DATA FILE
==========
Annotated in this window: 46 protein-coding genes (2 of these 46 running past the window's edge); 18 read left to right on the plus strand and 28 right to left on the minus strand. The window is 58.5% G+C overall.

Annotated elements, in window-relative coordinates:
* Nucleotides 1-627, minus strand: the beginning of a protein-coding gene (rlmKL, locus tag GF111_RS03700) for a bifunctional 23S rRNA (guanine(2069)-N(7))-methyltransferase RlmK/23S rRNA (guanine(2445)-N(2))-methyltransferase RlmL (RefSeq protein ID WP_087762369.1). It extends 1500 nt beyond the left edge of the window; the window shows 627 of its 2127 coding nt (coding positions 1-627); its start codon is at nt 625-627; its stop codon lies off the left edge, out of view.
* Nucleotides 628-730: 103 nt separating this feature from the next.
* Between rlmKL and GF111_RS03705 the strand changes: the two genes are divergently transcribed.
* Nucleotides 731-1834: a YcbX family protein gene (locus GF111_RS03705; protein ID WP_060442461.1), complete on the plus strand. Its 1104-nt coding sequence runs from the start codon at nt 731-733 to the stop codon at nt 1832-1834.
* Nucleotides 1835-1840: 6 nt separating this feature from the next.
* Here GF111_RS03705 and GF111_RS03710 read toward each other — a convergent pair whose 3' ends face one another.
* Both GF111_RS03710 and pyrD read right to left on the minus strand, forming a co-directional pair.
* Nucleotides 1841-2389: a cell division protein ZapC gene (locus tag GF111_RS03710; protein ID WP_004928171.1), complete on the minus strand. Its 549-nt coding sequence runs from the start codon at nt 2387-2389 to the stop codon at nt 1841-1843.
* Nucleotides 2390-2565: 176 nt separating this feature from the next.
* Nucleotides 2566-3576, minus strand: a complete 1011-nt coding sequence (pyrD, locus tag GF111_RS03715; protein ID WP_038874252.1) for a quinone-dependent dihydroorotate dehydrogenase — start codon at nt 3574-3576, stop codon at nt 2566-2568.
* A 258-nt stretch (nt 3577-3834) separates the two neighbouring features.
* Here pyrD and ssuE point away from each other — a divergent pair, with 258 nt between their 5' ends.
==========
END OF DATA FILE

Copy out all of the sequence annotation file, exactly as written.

Annotated in this window: 46 protein-coding genes (2 of these 46 running past the window's edge); 18 read left to right on the plus strand and 28 right to left on the minus strand. The window is 58.5% G+C overall.

Annotated elements, in window-relative coordinates:
* Nucleotides 1-627, minus strand: the beginning of a protein-coding gene (rlmKL, locus tag GF111_RS03700) for a bifunctional 23S rRNA (guanine(2069)-N(7))-methyltransferase RlmK/23S rRNA (guanine(2445)-N(2))-methyltransferase RlmL (RefSeq protein ID WP_087762369.1). It extends 1500 nt beyond the left edge of the window; the window shows 627 of its 2127 coding nt (coding positions 1-627); its start codon is at nt 625-627; its stop codon lies off the left edge, out of view.
* Nucleotides 628-730: 103 nt separating this feature from the next.
* Between rlmKL and GF111_RS03705 the strand changes: the two genes are divergently transcribed.
* Nucleotides 731-1834: a YcbX family protein gene (locus GF111_RS03705; protein ID WP_060442461.1), complete on the plus strand. Its 1104-nt coding sequence runs from the start codon at nt 731-733 to the stop codon at nt 1832-1834.
* Nucleotides 1835-1840: 6 nt separating this feature from the next.
* Here GF111_RS03705 and GF111_RS03710 read toward each other — a convergent pair whose 3' ends face one another.
* Both GF111_RS03710 and pyrD read right to left on the minus strand, forming a co-directional pair.
* Nucleotides 1841-2389: a cell division protein ZapC gene (locus tag GF111_RS03710; protein ID WP_004928171.1), complete on the minus strand. Its 549-nt coding sequence runs from the start codon at nt 2387-2389 to the stop codon at nt 1841-1843.
* Nucleotides 2390-2565: 176 nt separating this feature from the next.
* Nucleotides 2566-3576, minus strand: a complete 1011-nt coding sequence (pyrD, locus tag GF111_RS03715; protein ID WP_038874252.1) for a quinone-dependent dihydroorotate dehydrogenase — start codon at nt 3574-3576, stop codon at nt 2566-2568.
* A 258-nt stretch (nt 3577-3834) separates the two neighbouring features.
* Here pyrD and ssuE point away from each other — a divergent pair, with 258 nt between their 5' ends.